Glasgow University has seen a “significant” outbreak of COVID-19 that has led to 600 of its students being required to self-quarantine.
124 cases have occurred since the start of freshers’ week.
A university spokesman has warned that the true number of cases is very probably higher, pointing to two campus residences (Cairncross and Murano Street) that had seen several infections following social activity between 12th and 14th September (freshers’ week).
A statement from the university announced that it was collaborating with NHS Greater Glasgow and the public health team in Clyde to contain the outbreaks.
Quarantined students, the statement continued, have access to food and other provisions, including guidance on medical and mental health/wellbeing issues.
Support staff liaising with student residences have been expanded in number, though of the 600 students in self-quarantine, none had required hospital treatment.
Environmental health inspections of the residences on 23rd September had confirmed that rigorous containment measures were in operation, the statement went on, adding: “Disciplinary action against any students who break the rules will include termination of student accommodation contracts and suspension from the university.”
Professor Jason Leitch, Scotland’s clinical director, said that he was “very concerned” about the incidents, adding that every country that had reopened universities after the first wave of the virus abated had seen new cases of infection.
Describing the Glasgow University outbreak as “significant”, he continued: “We need to be very, very careful. Even though most of those cases will not get serious illness, some of them will and some of them will potentially spread it to the community.”
Other university campuses in Scotland have also seen outbreaks.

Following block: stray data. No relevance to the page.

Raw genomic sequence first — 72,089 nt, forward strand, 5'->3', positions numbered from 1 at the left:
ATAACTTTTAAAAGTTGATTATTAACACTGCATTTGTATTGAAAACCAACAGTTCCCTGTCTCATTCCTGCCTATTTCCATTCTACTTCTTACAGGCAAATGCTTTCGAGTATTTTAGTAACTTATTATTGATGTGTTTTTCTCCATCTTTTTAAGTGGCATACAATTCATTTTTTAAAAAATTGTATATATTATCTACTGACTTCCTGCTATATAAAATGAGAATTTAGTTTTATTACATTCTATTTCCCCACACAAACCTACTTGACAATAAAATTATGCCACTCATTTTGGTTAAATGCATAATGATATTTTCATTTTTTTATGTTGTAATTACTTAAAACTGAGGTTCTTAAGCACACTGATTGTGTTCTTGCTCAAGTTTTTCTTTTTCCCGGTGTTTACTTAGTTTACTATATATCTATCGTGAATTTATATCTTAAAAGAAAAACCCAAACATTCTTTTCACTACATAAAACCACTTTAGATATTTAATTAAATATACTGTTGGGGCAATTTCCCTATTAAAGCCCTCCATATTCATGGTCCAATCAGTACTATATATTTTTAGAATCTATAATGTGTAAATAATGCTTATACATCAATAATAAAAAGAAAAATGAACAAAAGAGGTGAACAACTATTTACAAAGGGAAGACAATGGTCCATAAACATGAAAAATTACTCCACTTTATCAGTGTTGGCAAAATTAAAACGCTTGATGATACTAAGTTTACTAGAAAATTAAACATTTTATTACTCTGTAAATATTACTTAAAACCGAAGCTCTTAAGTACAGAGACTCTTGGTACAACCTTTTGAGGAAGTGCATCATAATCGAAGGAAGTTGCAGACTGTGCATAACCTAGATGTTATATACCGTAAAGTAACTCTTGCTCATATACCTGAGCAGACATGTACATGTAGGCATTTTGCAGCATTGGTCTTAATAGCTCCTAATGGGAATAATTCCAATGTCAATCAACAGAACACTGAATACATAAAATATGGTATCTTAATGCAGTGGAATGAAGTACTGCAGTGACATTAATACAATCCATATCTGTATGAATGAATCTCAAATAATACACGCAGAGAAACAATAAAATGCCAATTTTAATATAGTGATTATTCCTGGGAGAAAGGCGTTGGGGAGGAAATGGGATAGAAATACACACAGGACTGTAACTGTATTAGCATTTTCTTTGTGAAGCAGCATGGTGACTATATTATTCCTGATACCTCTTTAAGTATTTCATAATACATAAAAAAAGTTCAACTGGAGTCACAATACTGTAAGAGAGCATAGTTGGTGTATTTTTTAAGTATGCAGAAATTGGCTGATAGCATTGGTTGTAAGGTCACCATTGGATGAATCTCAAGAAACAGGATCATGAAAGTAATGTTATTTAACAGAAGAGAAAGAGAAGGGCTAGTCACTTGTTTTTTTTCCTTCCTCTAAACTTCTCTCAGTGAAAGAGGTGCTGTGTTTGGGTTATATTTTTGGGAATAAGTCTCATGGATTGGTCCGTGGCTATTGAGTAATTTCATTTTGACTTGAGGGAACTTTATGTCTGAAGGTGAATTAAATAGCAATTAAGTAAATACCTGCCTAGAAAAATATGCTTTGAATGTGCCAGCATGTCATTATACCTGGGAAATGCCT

There were three confirmed cases at the Parker House student accommodation in Dundee, which resulted in all of its 500 residents being self-quarantined there until contact tracing concludes.
Meanwhile, 72 young people at Aberdeen University’s Hillhead Student Village have been quarantined after a small number of them tested positive.
The university has sent out a plea to any students who took part in social gatherings that breached the ‘rule of six’ since 18th September, asking them to come forward to expedite contact tracing measures.
They were reassured that they would not face any punitive reprisals for breaking the guidance.
In addition, Professor Sally Mapstone, principal of St Andrews University, has asked all students attending an illicit freshers’ party at a hall of residence located in north-east Fife to self-quarantine after four were confirmed to have COVID-19.
Urging Scotland’s undergraduates to remain in quarantine for the full 14 days if associated with an outbreak, Professor Leitch added: “We need you not to have house parties, I could not be any clearer.”
While acknowledging how difficult this self-isolation is for young people away from home, he instructed them to abide by the rules and stay within their accommodation for the 14-day period without going out for any reason.
He also informed them to avoid close proximity to other students they share accommodation with by maintaining a two-metre distance, and regularly cleansing toilets and kitchens.
They should not share clothes and they should sleep alone, he added.
Scotland’s NUS president Matt Crilly said that students were anxious, having “been asked by their university or college to return to campus and they’re now living in halls and they’re really worried”.